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The Stuxnet Worm

The Stuxnet Worm
Stuxnet is a computer worm that targets industrial control systems that are used to monitor and run large scale industrial facilities like power plants, dams, assembly lines and similar operations.

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How Stuxnet Worm Works

Stuxnet looks for industrial control systems and then changes the code in them to allow the attackers to take control of these systems without the operators knowing. In other words, this threat is designed to allow hackers to manipulate real-world equipment, which makes it very dangerous.

It’s like nothing we’ve seen before – both in what it does, and how it came to exist. It is the first computer virus to be able to wreak havoc in the physical world. It is sophisticated, well-funded, and there are not many groups that could pull this kind of threat off. It is also the first cyberattack we’ve seen specifically targeting industrial control systems.

The worm is made up of complex computer code that requires lots of different skills to put it together. Symantec security experts estimate it took five to ten people to work on this project for six months. In addition, knowledge of industrial control systems was needed along with access to such systems to do quality assurance testing; again indicating that this was a highly organized and well-funded project.

"We've definitely never seen anything like this before," said Liam O’Murchu, Researcher, Symantec Security Response. "The fact that it can control the way physical machines work is quite disturbing."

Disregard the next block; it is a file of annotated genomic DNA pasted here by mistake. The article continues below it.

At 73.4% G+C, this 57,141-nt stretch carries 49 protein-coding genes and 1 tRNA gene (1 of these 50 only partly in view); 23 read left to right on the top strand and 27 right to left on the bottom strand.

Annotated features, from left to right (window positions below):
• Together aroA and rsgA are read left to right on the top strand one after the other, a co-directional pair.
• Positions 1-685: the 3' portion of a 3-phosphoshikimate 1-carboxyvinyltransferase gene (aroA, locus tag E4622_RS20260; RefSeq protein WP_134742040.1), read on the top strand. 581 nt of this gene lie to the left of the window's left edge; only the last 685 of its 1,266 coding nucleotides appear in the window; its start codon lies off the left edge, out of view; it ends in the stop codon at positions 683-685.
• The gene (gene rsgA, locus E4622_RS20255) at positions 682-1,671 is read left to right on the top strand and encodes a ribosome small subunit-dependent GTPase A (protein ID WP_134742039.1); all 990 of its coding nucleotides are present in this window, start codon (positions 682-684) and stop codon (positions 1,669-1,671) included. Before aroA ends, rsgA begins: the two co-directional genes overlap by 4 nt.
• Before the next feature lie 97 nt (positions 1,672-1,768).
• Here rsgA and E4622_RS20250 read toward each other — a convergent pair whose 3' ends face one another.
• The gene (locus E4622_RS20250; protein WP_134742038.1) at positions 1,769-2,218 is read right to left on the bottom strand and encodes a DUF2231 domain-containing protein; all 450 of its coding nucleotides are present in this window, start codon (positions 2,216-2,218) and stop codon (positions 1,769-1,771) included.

W32.Stuxnet Explained
Download the updated W32.Stuxnet Dossier, November 2010 (PDF)
Read the Symantec Security Response Blog post on the W32.Stuxnet Dossier
Watch the video "Stuxnet: How It Infects PLCs"


Stuxnet in the News

CNN: "Stuxnet: Fact vs. Theory", October 5, 2010

ZDNet: "Stuxnet: A possible attack scenario", October. 1, 2010

National Public Radio: "Stuxnet Computer Worm Has Vast Repercussions", October. 1, 2010

PCMagazine: "Symantec Puts 'Stuxnet' Malware Under the Knife", October. 1, 2010

Washington Post: "U.S. power plants at risk of attack by computer worm like Stuxnet", October. 1, 2010

FOX News: "Pssst! Wanna Buy a Dangerous Security Hack?", September 29, 2010

Business Week: "Computer Worm May Be Targeting Iranian Nuclear Sites", September 24, 2010

Reuters: "Cyber attack appears to target Iran -US tech firm", September 24, 2010

CBS Evening News featuring Symantec’s Liam O’Murchu, September 16, 2010


Security Response Blog Entries

Read what Symantec security researchers have written on Stuxnet worm:

Stuxnet: A Breakthrough, November 12

Stuxnet: Target Still Unknown, November 3

Detecting PLC Infections, October 8

Stuxnet Infection of Step 7 Projects, September 26

Stuxnet Before the .lnk File Vulnerability, September 24

Exploring the Stuxnet PLC Infection Process, September 21

Stux to Be You, September 21

Stuxnet Print Spooler Zero-Day Vulnerability not a Zero-Day at All?, September 17

Stuxnet P2P component, September 17

Stuxnet Using Three Additional Zero-Day Vulnerabilities, September 14

Stuxnet Introduces the First Known Rootkit for Industrial Control Systems, August 6

Sneakernet Revisited, August 5

W32. Stuxnet Variants, July 29

Distilling W32.Stuxnet Components, July 22

W32.Stuxnet Network Information, July 22

Hackers Behind Stuxnet, July 21

W32. Stuxnet - Commonly Asked Questions, July 16

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